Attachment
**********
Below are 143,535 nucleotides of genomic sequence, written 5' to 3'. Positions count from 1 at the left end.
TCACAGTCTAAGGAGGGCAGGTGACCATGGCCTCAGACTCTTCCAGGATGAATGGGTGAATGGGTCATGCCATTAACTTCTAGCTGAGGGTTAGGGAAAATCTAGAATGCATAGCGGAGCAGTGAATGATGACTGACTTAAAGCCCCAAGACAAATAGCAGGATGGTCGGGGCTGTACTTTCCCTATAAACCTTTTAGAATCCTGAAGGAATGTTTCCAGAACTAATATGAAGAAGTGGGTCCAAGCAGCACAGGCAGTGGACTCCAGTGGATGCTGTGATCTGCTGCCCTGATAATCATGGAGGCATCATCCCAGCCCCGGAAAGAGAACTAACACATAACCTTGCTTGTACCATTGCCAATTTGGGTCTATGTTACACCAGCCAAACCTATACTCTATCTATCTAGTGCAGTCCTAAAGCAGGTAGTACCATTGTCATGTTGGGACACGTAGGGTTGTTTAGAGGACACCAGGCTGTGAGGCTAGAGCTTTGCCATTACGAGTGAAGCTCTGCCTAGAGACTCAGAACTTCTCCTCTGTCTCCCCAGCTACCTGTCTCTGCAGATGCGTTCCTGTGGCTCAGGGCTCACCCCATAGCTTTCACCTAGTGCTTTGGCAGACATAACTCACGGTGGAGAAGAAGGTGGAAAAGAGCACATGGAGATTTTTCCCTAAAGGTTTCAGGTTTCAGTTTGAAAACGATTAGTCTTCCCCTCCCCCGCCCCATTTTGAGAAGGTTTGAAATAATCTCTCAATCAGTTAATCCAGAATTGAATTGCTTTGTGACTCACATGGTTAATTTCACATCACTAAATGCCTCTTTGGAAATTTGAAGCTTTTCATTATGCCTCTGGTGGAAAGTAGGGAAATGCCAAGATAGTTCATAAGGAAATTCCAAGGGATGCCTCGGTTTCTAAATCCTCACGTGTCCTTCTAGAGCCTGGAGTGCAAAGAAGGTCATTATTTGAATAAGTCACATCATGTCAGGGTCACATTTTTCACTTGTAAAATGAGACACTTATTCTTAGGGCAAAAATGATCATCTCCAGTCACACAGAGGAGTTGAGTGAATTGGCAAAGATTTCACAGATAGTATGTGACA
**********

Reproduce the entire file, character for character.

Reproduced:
Below are 143,535 nucleotides of genomic sequence, written 5' to 3'. Positions count from 1 at the left end.
TCACAGTCTAAGGAGGGCAGGTGACCATGGCCTCAGACTCTTCCAGGATGAATGGGTGAATGGGTCATGCCATTAACTTCTAGCTGAGGGTTAGGGAAAATCTAGAATGCATAGCGGAGCAGTGAATGATGACTGACTTAAAGCCCCAAGACAAATAGCAGGATGGTCGGGGCTGTACTTTCCCTATAAACCTTTTAGAATCCTGAAGGAATGTTTCCAGAACTAATATGAAGAAGTGGGTCCAAGCAGCACAGGCAGTGGACTCCAGTGGATGCTGTGATCTGCTGCCCTGATAATCATGGAGGCATCATCCCAGCCCCGGAAAGAGAACTAACACATAACCTTGCTTGTACCATTGCCAATTTGGGTCTATGTTACACCAGCCAAACCTATACTCTATCTATCTAGTGCAGTCCTAAAGCAGGTAGTACCATTGTCATGTTGGGACACGTAGGGTTGTTTAGAGGACACCAGGCTGTGAGGCTAGAGCTTTGCCATTACGAGTGAAGCTCTGCCTAGAGACTCAGAACTTCTCCTCTGTCTCCCCAGCTACCTGTCTCTGCAGATGCGTTCCTGTGGCTCAGGGCTCACCCCATAGCTTTCACCTAGTGCTTTGGCAGACATAACTCACGGTGGAGAAGAAGGTGGAAAAGAGCACATGGAGATTTTTCCCTAAAGGTTTCAGGTTTCAGTTTGAAAACGATTAGTCTTCCCCTCCCCCGCCCCATTTTGAGAAGGTTTGAAATAATCTCTCAATCAGTTAATCCAGAATTGAATTGCTTTGTGACTCACATGGTTAATTTCACATCACTAAATGCCTCTTTGGAAATTTGAAGCTTTTCATTATGCCTCTGGTGGAAAGTAGGGAAATGCCAAGATAGTTCATAAGGAAATTCCAAGGGATGCCTCGGTTTCTAAATCCTCACGTGTCCTTCTAGAGCCTGGAGTGCAAAGAAGGTCATTATTTGAATAAGTCACATCATGTCAGGGTCACATTTTTCACTTGTAAAATGAGACACTTATTCTTAGGGCAAAAATGATCATCTCCAGTCACACAGAGGAGTTGAGTGAATTGGCAAAGATTTCACAGATAGTATGTGACA